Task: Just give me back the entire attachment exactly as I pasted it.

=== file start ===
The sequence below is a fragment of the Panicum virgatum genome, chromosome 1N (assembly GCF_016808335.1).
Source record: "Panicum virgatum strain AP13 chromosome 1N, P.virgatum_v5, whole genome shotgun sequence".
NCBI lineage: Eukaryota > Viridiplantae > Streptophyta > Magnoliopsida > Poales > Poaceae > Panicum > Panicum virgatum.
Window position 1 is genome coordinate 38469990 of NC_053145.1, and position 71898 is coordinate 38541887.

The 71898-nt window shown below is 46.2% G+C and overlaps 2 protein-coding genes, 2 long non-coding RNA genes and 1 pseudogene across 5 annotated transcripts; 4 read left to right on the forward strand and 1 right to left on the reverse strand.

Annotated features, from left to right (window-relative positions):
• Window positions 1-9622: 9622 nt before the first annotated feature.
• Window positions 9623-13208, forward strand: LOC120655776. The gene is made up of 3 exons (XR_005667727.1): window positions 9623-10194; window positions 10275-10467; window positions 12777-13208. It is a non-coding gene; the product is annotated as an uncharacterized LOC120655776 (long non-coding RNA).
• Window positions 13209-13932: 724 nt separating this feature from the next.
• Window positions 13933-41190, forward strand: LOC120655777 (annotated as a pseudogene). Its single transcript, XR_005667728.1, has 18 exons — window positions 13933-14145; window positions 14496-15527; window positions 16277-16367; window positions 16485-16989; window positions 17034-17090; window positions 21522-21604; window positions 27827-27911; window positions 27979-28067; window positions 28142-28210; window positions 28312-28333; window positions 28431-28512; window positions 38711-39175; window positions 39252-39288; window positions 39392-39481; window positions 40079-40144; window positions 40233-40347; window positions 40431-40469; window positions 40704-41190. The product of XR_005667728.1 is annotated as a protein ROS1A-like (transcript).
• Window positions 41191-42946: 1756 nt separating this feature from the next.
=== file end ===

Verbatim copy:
The sequence below is a fragment of the Panicum virgatum genome, chromosome 1N (assembly GCF_016808335.1).
Source record: "Panicum virgatum strain AP13 chromosome 1N, P.virgatum_v5, whole genome shotgun sequence".
NCBI lineage: Eukaryota > Viridiplantae > Streptophyta > Magnoliopsida > Poales > Poaceae > Panicum > Panicum virgatum.
Window position 1 is genome coordinate 38469990 of NC_053145.1, and position 71898 is coordinate 38541887.

The 71898-nt window shown below is 46.2% G+C and overlaps 2 protein-coding genes, 2 long non-coding RNA genes and 1 pseudogene across 5 annotated transcripts; 4 read left to right on the forward strand and 1 right to left on the reverse strand.

Annotated features, from left to right (window-relative positions):
• Window positions 1-9622: 9622 nt before the first annotated feature.
• Window positions 9623-13208, forward strand: LOC120655776. The gene is made up of 3 exons (XR_005667727.1): window positions 9623-10194; window positions 10275-10467; window positions 12777-13208. It is a non-coding gene; the product is annotated as an uncharacterized LOC120655776 (long non-coding RNA).
• Window positions 13209-13932: 724 nt separating this feature from the next.
• Window positions 13933-41190, forward strand: LOC120655777 (annotated as a pseudogene). Its single transcript, XR_005667728.1, has 18 exons — window positions 13933-14145; window positions 14496-15527; window positions 16277-16367; window positions 16485-16989; window positions 17034-17090; window positions 21522-21604; window positions 27827-27911; window positions 27979-28067; window positions 28142-28210; window positions 28312-28333; window positions 28431-28512; window positions 38711-39175; window positions 39252-39288; window positions 39392-39481; window positions 40079-40144; window positions 40233-40347; window positions 40431-40469; window positions 40704-41190. The product of XR_005667728.1 is annotated as a protein ROS1A-like (transcript).
• Window positions 41191-42946: 1756 nt separating this feature from the next.